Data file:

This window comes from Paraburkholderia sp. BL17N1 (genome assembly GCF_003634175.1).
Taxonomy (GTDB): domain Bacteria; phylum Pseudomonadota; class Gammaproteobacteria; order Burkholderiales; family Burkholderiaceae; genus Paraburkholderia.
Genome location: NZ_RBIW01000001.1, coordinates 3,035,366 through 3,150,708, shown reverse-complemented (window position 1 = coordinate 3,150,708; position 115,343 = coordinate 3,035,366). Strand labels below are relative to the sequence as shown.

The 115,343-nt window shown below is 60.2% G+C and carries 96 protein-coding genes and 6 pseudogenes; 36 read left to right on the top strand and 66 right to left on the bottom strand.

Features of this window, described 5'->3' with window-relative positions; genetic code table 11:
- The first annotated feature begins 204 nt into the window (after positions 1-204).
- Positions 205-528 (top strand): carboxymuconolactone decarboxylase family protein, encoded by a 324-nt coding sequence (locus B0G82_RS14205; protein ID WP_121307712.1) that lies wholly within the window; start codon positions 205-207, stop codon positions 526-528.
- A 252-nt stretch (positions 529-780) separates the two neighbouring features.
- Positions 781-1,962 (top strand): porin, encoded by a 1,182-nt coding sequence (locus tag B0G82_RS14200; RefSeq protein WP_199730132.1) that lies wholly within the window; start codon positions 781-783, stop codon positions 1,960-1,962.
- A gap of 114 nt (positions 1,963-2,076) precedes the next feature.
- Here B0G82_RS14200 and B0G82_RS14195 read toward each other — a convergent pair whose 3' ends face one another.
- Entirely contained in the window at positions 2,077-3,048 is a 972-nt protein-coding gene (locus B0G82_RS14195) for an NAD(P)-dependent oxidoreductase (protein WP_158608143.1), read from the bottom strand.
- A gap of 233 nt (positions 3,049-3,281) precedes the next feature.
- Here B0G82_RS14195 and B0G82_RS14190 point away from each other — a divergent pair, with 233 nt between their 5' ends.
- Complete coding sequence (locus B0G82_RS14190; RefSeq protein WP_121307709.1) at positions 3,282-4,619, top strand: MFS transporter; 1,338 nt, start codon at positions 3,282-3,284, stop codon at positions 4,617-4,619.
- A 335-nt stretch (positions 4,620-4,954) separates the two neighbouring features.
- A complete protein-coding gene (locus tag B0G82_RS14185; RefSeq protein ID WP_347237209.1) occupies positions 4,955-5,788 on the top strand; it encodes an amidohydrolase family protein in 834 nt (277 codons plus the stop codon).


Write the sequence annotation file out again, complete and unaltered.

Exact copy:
This window comes from Paraburkholderia sp. BL17N1 (genome assembly GCF_003634175.1).
Taxonomy (GTDB): domain Bacteria; phylum Pseudomonadota; class Gammaproteobacteria; order Burkholderiales; family Burkholderiaceae; genus Paraburkholderia.
Genome location: NZ_RBIW01000001.1, coordinates 3,035,366 through 3,150,708, shown reverse-complemented (window position 1 = coordinate 3,150,708; position 115,343 = coordinate 3,035,366). Strand labels below are relative to the sequence as shown.

The 115,343-nt window shown below is 60.2% G+C and carries 96 protein-coding genes and 6 pseudogenes; 36 read left to right on the top strand and 66 right to left on the bottom strand.

Features of this window, described 5'->3' with window-relative positions; genetic code table 11:
- The first annotated feature begins 204 nt into the window (after positions 1-204).
- Positions 205-528 (top strand): carboxymuconolactone decarboxylase family protein, encoded by a 324-nt coding sequence (locus B0G82_RS14205; protein ID WP_121307712.1) that lies wholly within the window; start codon positions 205-207, stop codon positions 526-528.
- A 252-nt stretch (positions 529-780) separates the two neighbouring features.
- Positions 781-1,962 (top strand): porin, encoded by a 1,182-nt coding sequence (locus tag B0G82_RS14200; RefSeq protein WP_199730132.1) that lies wholly within the window; start codon positions 781-783, stop codon positions 1,960-1,962.
- A gap of 114 nt (positions 1,963-2,076) precedes the next feature.
- Here B0G82_RS14200 and B0G82_RS14195 read toward each other — a convergent pair whose 3' ends face one another.
- Entirely contained in the window at positions 2,077-3,048 is a 972-nt protein-coding gene (locus B0G82_RS14195) for an NAD(P)-dependent oxidoreductase (protein WP_158608143.1), read from the bottom strand.
- A gap of 233 nt (positions 3,049-3,281) precedes the next feature.
- Here B0G82_RS14195 and B0G82_RS14190 point away from each other — a divergent pair, with 233 nt between their 5' ends.
- Complete coding sequence (locus B0G82_RS14190; RefSeq protein WP_121307709.1) at positions 3,282-4,619, top strand: MFS transporter; 1,338 nt, start codon at positions 3,282-3,284, stop codon at positions 4,617-4,619.
- A 335-nt stretch (positions 4,620-4,954) separates the two neighbouring features.
- A complete protein-coding gene (locus tag B0G82_RS14185; RefSeq protein ID WP_347237209.1) occupies positions 4,955-5,788 on the top strand; it encodes an amidohydrolase family protein in 834 nt (277 codons plus the stop codon).